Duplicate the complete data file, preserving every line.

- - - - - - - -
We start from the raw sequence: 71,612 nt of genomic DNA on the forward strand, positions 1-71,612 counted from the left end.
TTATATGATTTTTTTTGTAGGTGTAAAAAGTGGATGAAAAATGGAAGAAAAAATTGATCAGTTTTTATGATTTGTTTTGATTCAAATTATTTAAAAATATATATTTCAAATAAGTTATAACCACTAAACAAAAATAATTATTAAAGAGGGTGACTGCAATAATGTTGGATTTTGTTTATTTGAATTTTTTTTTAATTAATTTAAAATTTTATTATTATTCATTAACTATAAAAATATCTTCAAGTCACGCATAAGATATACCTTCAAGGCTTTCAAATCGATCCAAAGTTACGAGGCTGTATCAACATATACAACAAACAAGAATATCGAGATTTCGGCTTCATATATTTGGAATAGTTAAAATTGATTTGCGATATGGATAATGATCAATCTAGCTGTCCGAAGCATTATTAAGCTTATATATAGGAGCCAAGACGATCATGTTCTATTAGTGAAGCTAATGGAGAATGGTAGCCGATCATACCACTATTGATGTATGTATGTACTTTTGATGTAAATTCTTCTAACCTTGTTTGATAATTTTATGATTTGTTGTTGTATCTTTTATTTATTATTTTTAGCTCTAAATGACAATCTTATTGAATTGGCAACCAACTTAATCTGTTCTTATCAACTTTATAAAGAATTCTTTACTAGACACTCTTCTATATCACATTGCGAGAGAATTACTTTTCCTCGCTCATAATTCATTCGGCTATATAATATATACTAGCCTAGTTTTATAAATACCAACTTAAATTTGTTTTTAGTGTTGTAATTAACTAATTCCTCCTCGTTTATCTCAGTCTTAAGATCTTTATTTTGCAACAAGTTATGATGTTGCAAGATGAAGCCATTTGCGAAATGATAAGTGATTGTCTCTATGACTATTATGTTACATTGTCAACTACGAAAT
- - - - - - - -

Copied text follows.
We start from the raw sequence: 71,612 nt of genomic DNA on the forward strand, positions 1-71,612 counted from the left end.
TTATATGATTTTTTTTGTAGGTGTAAAAAGTGGATGAAAAATGGAAGAAAAAATTGATCAGTTTTTATGATTTGTTTTGATTCAAATTATTTAAAAATATATATTTCAAATAAGTTATAACCACTAAACAAAAATAATTATTAAAGAGGGTGACTGCAATAATGTTGGATTTTGTTTATTTGAATTTTTTTTTAATTAATTTAAAATTTTATTATTATTCATTAACTATAAAAATATCTTCAAGTCACGCATAAGATATACCTTCAAGGCTTTCAAATCGATCCAAAGTTACGAGGCTGTATCAACATATACAACAAACAAGAATATCGAGATTTCGGCTTCATATATTTGGAATAGTTAAAATTGATTTGCGATATGGATAATGATCAATCTAGCTGTCCGAAGCATTATTAAGCTTATATATAGGAGCCAAGACGATCATGTTCTATTAGTGAAGCTAATGGAGAATGGTAGCCGATCATACCACTATTGATGTATGTATGTACTTTTGATGTAAATTCTTCTAACCTTGTTTGATAATTTTATGATTTGTTGTTGTATCTTTTATTTATTATTTTTAGCTCTAAATGACAATCTTATTGAATTGGCAACCAACTTAATCTGTTCTTATCAACTTTATAAAGAATTCTTTACTAGACACTCTTCTATATCACATTGCGAGAGAATTACTTTTCCTCGCTCATAATTCATTCGGCTATATAATATATACTAGCCTAGTTTTATAAATACCAACTTAAATTTGTTTTTAGTGTTGTAATTAACTAATTCCTCCTCGTTTATCTCAGTCTTAAGATCTTTATTTTGCAACAAGTTATGATGTTGCAAGATGAAGCCATTTGCGAAATGATAAGTGATTGTCTCTATGACTATTATGTTACATTGTCAACTACGAAAT